EASTON, Pa. | Northampton County Council voted Thursday to buy electronic poll books for $311,150, despite opposition from the county election commission and some residents.
"We should have done this a month ago," Registrar of Elections Amy Cozze told the council, when asked if there was more time to consider the purchase.
Ordering and getting the 350 books and then training poll workers to use them will take several weeks, and the April 28 primary election is just 81 days away.
Council President Ronald Heckman said "no viable alternatives" to the iPad-based "e-poll books" were presented in the meetings leading up to the 7-2 vote. The electronic books will replace the paper versions used to sign in voters at polling places.
County Executive Lamont McClure's administration has contended that the electronic books are necessary because of state-imposed changes. Pennsylvania Act 77 allows voters to register within 15 days of an election, down from 30, and Cozze said that narrow window makes printing traditional paper rosters of voters in each precinct impossible.
The addition of "no excuse" absentee ballots is also a complication because of the potential of a resident voting by mail and then showing up at the polls to cast another vote.
Some residents told the council that after the problems Northampton County had with election machines in November, this is not the time to introduce new technology. Others mentioned problems in counting votes in the Iowa Democratic Caucus.
Sandra Pizzolato, a judge of election in Allen Township, spoke in favor of the books, which are used in Lehigh County.
"E-poll books are a necessity," she said because of the shortened registration deadline.
Maudeania Hornik, chairwoman of the election commission, said buying new election technology now is like "putting gasoline on a fire" after problems in the last election. The county could have found a printer for traditional poll books, she said. Her commission voted 4-1 last week against the electronic books.
McClure said Thursday that the election commission's approval is not needed for the purchase from Tenex Software Solutions Inc., a Florida-based company. McClure asked Cozze to rebut what he said were misstatements by Hornik.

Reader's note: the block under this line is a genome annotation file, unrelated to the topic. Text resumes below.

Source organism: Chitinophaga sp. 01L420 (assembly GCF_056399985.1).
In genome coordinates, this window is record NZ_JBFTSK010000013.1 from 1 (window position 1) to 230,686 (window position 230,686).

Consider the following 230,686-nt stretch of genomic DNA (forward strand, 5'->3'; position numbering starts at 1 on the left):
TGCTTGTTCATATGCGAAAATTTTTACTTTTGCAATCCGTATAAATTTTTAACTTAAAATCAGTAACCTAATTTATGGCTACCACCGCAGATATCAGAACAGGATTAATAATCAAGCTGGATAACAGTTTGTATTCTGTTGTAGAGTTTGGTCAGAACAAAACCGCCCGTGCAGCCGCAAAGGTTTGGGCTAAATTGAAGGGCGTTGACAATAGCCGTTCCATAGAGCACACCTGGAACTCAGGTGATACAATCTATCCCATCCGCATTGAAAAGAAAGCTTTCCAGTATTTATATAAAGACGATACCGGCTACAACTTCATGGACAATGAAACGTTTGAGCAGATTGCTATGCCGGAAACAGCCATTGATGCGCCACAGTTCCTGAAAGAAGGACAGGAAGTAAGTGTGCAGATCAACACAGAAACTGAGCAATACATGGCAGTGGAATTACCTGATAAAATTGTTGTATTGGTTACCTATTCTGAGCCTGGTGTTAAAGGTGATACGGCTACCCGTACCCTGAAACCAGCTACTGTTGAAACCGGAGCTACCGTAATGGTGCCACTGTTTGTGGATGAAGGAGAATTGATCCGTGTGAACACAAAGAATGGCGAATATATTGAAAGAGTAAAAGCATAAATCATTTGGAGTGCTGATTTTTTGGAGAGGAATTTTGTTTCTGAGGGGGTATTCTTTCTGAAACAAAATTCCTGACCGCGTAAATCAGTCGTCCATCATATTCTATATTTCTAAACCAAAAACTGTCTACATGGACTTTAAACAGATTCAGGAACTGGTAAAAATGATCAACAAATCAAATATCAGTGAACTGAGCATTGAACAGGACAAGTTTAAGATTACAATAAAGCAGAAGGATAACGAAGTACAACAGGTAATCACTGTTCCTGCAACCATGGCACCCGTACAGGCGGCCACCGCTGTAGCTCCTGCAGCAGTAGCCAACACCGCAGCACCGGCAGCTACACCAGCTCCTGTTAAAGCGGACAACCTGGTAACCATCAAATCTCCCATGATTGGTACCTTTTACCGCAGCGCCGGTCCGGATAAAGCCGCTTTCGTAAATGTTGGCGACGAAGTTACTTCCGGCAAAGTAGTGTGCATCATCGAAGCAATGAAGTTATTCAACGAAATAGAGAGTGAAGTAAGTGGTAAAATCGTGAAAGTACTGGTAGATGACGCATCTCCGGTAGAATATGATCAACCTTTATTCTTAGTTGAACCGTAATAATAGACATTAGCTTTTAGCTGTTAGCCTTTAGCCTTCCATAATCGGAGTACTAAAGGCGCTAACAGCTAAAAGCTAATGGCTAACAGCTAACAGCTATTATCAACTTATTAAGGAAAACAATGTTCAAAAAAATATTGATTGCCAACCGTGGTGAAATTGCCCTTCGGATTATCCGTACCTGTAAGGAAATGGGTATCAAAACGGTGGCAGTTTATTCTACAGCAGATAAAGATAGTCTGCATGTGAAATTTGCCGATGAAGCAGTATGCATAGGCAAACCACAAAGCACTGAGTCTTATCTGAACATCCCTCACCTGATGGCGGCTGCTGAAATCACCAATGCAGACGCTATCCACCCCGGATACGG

Cozze went over problems with printing paper books and dealing with state regulations.
"This is not a toy we wanted for the office," she said.
Cozze said her office needs the tools to handle the higher turnout expected in the 2020 primary and general elections.
Councilman Kerry Myers, the only African American on the nine-member board, said that the election has to be done right but that some of the complaints he heard, such as waiting a few minutes to vote, are minor compared to voter suppression and harassment.
"We have to stop nitpicking and get to the core of the situation," he said. "We have to have an election."
Councilman William McGee said the part-time council has to rely on the administration.
"Let them do their job," he said before the vote.
Heckman said that some residents appear to be seeking something that does not exist: a flawless election.
"We have never had a perfect election in this country," he said, and that dates back to the days of paper ballots.
Heckman, Myers, McGee, Kevin Lott, Lori Vargo Heffner, Tara Zrinski and Margaret Ferraro voted to authorize the administration to buy the e-books. John Cusick and Thomas Giovanni voted no.
After the council meeting, the election commission held a brief meeting. Security of the e-books, which use encrypted Bluetooth technology, was discussed. Again, the impossibility of perfection was raised.
"We are a swing county in a swing state," Hornik said, raising the chances of Northampton being a hacking target.
Commission member Gail Preuninger said seeking absolute guarantees of security may not be possible.
"It's just the world we live in," she said, though Preuninger said the technology appears to be secure and there is a plan to keep the e-books safely stored after elections.
"I feel good about our work," Elections Commission Vice Chairman Alan Brau said before the second meeting, even though the administration did not take the group's advice about the e-books.
"We had a good discussion,” he said. “We are an advisory board, and we did our job. I am proud of the work we did."